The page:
However, Pulse is way more nuanced and layered than any simplified explanation could possibly provide, which is a big reason why the more commercial 2006 remake went off the rails. Its plot points don’t always fit together—as much as its characters desperately yearn for meaning, there’s a sense that maybe we’re not meant to understand exactly what’s going on. The primary objective here is setting a mood, not wondering things like “Why do people keep using red duct tape to seal off haunted rooms that other people can’t resist barging into anyway?” And besides, without those rooms, we wouldn’t have some of Pulse’s scariest moments; lest we forget, Pulse is a horror movie first and foremost.
While its pace is fairly deliberate throughout, Kurosawa masterfully punctuates the slow-building tension with both traditional frights (the ghosts of Pulse are low on fancy special effects, sky-high on weird, macabre movements that just might seep into your nightmares) and sudden shocks that come from being invited to witness things that feel forbidden, including multiple suicides. So it will scare you, as advertised. But it’s also a 20-year-old movie that advises caution when dealing with a burgeoning new technology we now can’t live without; the internet may not have unleashed actual phantoms, but it’s certainly pounded the collective human psyche with some very bad vibes.
Pulse’s themes of acute loneliness ring even more true today—though things like social media and virtual hangouts ostensibly connect us more than ever before, they can also have the opposite effect of making isolation feel more pronounced. “Help...me,” Pulse’s human shades plead from the beyond, suggesting that death hasn’t offered any relief from the agony that plagued them in life; if anything, it seems like being dead has only made it worse. As they reach out into our world, menacing the living as part of their desperate quest to feel less alone, it becomes clear they can’t be helped. As we reach the end of the story, with Michi sailing away from a city that’s collapsing under the weight of its own despair, we wonder: Can anyone be helped? Is there hope?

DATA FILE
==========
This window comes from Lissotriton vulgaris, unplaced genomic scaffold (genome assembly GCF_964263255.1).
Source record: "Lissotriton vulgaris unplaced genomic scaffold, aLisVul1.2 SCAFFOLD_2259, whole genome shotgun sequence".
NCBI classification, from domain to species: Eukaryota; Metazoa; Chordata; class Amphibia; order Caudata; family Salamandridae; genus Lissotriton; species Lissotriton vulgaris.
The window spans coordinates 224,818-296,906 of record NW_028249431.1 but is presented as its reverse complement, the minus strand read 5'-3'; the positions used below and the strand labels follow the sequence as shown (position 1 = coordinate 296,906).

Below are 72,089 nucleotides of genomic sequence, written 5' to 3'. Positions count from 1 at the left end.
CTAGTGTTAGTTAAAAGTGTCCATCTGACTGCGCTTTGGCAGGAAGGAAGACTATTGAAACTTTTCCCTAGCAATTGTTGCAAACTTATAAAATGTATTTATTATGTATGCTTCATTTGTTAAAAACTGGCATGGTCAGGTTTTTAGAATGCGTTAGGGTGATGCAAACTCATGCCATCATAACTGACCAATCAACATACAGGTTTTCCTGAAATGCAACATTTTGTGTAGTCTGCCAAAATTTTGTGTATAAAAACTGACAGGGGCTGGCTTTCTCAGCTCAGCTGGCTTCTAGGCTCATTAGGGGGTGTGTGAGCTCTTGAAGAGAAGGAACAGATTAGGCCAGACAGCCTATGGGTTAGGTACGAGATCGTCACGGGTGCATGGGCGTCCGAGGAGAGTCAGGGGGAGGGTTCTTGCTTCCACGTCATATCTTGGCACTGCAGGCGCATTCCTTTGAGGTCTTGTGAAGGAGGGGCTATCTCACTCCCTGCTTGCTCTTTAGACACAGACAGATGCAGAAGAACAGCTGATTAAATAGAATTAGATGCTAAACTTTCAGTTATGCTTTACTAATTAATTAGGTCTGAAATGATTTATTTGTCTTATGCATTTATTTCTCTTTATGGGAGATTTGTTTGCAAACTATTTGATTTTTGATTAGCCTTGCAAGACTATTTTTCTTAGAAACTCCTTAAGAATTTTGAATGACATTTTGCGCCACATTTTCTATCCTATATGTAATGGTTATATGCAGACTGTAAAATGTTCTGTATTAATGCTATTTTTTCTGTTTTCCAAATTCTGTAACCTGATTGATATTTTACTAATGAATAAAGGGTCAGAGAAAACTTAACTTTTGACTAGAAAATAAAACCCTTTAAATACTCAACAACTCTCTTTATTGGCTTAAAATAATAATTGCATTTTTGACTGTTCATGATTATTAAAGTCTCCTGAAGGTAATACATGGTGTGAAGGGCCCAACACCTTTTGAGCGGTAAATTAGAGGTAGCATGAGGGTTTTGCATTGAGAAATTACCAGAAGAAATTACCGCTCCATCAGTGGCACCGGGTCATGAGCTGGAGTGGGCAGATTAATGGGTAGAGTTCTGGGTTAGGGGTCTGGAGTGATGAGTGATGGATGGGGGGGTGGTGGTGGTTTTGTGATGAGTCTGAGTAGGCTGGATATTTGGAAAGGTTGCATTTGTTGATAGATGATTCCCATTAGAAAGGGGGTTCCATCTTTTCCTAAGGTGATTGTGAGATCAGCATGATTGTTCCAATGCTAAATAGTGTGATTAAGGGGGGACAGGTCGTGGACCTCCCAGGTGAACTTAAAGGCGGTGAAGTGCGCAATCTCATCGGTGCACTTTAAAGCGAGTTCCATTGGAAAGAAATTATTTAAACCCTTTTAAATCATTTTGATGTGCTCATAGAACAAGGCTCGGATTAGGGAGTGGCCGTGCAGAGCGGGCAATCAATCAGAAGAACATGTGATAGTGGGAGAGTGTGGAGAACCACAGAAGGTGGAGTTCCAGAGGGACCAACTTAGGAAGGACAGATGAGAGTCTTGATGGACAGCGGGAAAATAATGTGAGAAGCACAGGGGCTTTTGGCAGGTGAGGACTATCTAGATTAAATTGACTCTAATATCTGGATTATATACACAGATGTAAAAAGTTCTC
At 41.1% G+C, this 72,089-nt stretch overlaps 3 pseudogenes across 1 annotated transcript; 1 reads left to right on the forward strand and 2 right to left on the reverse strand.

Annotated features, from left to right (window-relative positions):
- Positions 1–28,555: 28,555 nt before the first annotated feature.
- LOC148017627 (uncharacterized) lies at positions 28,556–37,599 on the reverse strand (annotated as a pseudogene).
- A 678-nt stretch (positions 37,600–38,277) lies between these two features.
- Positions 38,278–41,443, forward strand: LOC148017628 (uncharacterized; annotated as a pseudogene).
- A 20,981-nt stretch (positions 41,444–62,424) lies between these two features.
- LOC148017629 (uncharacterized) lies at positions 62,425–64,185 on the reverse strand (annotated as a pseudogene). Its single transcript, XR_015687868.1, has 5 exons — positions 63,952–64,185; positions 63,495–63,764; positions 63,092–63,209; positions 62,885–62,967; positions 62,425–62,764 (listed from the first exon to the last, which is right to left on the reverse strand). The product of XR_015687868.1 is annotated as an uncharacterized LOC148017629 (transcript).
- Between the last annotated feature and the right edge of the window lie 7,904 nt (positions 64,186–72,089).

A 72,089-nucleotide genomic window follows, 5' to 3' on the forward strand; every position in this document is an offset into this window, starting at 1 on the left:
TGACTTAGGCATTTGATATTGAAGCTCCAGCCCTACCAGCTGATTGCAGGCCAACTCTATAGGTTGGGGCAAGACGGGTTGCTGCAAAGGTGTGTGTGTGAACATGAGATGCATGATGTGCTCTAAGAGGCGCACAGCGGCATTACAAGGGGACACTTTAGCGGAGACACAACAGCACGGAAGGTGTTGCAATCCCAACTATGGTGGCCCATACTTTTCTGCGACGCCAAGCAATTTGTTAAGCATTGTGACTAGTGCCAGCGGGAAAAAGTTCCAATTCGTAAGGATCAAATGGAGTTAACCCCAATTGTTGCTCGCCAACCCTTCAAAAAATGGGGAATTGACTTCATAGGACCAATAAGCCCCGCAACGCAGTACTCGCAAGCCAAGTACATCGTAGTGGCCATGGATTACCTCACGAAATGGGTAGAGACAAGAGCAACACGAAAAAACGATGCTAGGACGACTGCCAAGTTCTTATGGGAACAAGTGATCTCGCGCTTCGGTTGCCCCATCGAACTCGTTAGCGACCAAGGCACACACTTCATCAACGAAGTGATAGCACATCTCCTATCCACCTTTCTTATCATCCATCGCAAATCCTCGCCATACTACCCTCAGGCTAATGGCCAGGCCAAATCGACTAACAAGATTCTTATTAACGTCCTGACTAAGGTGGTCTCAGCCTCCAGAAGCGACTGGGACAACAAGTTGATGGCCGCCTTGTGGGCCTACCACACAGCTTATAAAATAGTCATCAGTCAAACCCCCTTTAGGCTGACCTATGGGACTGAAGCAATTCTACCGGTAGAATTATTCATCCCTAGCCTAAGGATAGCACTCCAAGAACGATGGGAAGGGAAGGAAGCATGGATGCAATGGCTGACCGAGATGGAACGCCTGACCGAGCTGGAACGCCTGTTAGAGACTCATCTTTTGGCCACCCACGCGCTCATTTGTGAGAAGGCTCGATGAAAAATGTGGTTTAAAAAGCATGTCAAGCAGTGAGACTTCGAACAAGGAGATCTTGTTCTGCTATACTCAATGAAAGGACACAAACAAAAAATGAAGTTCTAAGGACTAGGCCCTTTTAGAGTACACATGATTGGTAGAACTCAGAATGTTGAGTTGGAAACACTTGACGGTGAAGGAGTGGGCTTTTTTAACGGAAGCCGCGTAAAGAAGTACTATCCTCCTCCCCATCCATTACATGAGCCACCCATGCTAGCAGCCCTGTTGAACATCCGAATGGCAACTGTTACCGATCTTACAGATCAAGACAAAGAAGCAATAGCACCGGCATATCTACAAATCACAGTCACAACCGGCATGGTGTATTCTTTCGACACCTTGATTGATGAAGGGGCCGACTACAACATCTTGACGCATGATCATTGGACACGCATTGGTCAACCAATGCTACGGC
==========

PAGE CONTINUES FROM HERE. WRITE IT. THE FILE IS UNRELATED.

“I can almost see the future,” a previously skeptical Kawashima muses as his acceptance of the supernatural starts to sink in. In 2020, we are living in a version of that future Pulse dangled before us. We no longer have to plug in and dial-up to go online; we can just connect through thin air and let whatever’s floating around arrive nearly instantly at our fingertips. There’s a convenience and excitement that keeps us coming back, and maybe a certain amount of hope that the relationships we cultivate online through our likes and comments are genuine.
But there’s a human element missing in that often faceless void, especially as people have increasingly turned to the internet as a means to spread malevolence—no ghosts required. Pulse picked up on it decades ago, and that feeling of doom has only gotten harder to shake.
For more, make sure you’re following us on our Instagram @io9dotcom.